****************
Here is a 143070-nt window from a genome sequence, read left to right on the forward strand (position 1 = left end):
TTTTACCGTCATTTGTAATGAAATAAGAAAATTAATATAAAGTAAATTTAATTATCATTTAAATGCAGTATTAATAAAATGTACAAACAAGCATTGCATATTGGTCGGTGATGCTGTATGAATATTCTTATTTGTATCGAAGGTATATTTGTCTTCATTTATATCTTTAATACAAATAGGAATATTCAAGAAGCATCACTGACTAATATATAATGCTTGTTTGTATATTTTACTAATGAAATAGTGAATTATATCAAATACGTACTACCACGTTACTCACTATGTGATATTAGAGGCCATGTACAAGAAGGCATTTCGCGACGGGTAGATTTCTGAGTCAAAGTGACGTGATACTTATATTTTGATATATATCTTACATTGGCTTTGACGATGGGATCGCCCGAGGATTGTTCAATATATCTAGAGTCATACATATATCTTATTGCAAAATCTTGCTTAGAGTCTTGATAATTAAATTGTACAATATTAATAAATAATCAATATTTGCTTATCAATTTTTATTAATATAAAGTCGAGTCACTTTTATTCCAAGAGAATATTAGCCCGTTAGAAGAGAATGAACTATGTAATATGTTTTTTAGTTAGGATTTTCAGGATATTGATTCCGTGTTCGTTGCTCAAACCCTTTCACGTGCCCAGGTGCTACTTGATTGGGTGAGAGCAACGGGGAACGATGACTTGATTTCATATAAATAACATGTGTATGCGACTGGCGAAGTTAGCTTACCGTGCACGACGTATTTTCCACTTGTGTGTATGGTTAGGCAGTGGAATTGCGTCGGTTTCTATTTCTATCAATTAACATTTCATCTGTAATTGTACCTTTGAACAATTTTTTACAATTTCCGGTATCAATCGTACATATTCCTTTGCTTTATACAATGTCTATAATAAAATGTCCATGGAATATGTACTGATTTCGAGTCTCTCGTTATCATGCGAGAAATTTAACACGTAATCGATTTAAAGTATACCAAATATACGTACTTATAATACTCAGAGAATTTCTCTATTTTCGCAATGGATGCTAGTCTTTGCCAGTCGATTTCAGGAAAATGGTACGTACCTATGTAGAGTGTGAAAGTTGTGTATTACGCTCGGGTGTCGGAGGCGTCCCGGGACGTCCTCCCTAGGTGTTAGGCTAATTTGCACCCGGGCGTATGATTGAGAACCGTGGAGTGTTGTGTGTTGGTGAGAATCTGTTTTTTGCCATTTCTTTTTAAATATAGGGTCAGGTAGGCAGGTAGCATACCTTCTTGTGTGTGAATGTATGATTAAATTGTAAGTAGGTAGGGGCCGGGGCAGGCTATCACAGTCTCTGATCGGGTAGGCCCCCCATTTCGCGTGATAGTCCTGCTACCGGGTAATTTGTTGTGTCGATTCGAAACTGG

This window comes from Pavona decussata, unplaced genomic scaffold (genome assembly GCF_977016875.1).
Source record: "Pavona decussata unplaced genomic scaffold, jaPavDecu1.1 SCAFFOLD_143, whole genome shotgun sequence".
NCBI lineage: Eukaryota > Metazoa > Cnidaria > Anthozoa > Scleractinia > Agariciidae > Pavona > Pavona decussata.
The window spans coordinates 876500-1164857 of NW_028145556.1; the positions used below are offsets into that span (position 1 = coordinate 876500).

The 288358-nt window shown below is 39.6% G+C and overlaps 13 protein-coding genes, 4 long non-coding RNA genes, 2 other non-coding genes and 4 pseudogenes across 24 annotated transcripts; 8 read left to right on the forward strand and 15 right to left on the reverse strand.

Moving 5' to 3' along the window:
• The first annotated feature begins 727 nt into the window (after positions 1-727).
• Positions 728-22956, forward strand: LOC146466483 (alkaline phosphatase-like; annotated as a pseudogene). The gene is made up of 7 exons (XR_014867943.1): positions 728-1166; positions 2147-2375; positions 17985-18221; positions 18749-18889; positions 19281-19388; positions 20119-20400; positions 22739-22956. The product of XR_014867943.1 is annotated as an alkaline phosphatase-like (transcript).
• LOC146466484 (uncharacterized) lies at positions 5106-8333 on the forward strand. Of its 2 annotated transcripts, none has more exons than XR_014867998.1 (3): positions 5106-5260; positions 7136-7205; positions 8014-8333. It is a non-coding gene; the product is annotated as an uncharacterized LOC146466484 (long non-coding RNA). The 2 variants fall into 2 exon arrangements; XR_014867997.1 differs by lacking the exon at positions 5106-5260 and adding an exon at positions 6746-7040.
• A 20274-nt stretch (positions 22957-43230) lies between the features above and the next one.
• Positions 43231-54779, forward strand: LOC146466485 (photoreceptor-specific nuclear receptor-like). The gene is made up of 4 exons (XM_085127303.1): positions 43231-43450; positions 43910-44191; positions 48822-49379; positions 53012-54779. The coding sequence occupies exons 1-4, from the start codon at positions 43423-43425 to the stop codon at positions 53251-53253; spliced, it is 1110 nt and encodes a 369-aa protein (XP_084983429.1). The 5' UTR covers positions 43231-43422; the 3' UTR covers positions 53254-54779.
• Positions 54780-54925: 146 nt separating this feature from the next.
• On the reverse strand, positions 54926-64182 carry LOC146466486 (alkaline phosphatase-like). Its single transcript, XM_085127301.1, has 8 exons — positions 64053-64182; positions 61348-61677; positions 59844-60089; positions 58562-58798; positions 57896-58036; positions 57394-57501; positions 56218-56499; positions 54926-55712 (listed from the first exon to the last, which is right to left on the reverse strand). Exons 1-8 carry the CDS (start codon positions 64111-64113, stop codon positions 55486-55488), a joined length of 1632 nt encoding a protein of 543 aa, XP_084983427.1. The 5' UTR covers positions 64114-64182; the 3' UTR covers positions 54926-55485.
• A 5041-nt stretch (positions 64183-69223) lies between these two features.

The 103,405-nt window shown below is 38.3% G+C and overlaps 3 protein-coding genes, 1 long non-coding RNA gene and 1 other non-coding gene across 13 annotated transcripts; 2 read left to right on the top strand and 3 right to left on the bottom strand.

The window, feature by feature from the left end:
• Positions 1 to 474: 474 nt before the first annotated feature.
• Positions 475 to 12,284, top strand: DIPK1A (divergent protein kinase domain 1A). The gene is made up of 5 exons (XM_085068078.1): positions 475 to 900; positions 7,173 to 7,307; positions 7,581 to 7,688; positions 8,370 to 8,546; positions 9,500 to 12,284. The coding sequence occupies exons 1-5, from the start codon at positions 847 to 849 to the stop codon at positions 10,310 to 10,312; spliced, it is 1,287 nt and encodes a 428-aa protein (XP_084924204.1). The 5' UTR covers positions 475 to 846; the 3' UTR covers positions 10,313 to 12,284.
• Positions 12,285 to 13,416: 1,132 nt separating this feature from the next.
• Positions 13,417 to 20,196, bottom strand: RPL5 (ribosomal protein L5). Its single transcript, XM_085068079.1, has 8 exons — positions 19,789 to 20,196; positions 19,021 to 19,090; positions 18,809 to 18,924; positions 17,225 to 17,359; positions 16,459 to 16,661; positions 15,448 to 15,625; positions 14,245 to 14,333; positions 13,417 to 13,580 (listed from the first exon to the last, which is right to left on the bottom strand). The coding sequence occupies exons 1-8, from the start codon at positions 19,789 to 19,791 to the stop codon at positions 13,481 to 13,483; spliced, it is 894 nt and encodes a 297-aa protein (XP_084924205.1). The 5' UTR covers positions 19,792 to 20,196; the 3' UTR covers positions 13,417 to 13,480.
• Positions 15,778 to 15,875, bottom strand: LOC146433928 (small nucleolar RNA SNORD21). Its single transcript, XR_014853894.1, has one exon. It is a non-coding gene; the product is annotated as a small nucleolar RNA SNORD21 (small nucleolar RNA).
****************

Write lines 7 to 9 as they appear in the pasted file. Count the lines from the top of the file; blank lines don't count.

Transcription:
The 288358-nt window shown below is 39.6% G+C and overlaps 13 protein-coding genes, 4 long non-coding RNA genes, 2 other non-coding genes and 4 pseudogenes across 24 annotated transcripts; 8 read left to right on the forward strand and 15 right to left on the reverse strand.

Moving 5' to 3' along the window:
• The first annotated feature begins 727 nt into the window (after positions 1-727).